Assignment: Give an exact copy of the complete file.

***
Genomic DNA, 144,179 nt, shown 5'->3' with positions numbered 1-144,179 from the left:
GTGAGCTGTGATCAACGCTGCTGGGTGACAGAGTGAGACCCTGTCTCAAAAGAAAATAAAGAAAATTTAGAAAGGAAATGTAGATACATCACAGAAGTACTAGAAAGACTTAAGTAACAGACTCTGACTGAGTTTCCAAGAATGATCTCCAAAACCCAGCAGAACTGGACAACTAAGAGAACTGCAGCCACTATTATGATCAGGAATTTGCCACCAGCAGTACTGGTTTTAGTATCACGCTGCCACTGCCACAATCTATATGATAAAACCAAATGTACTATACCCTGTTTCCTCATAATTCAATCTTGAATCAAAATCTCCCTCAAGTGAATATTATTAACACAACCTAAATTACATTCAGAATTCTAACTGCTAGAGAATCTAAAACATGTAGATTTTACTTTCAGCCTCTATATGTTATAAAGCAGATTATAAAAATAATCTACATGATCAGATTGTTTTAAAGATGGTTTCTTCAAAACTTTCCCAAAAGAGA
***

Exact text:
Genomic DNA, 144,179 nt, shown 5'->3' with positions numbered 1-144,179 from the left:
GTGAGCTGTGATCAACGCTGCTGGGTGACAGAGTGAGACCCTGTCTCAAAAGAAAATAAAGAAAATTTAGAAAGGAAATGTAGATACATCACAGAAGTACTAGAAAGACTTAAGTAACAGACTCTGACTGAGTTTCCAAGAATGATCTCCAAAACCCAGCAGAACTGGACAACTAAGAGAACTGCAGCCACTATTATGATCAGGAATTTGCCACCAGCAGTACTGGTTTTAGTATCACGCTGCCACTGCCACAATCTATATGATAAAACCAAATGTACTATACCCTGTTTCCTCATAATTCAATCTTGAATCAAAATCTCCCTCAAGTGAATATTATTAACACAACCTAAATTACATTCAGAATTCTAACTGCTAGAGAATCTAAAACATGTAGATTTTACTTTCAGCCTCTATATGTTATAAAGCAGATTATAAAAATAATCTACATGATCAGATTGTTTTAAAGATGGTTTCTTCAAAACTTTCCCAAAAGAGA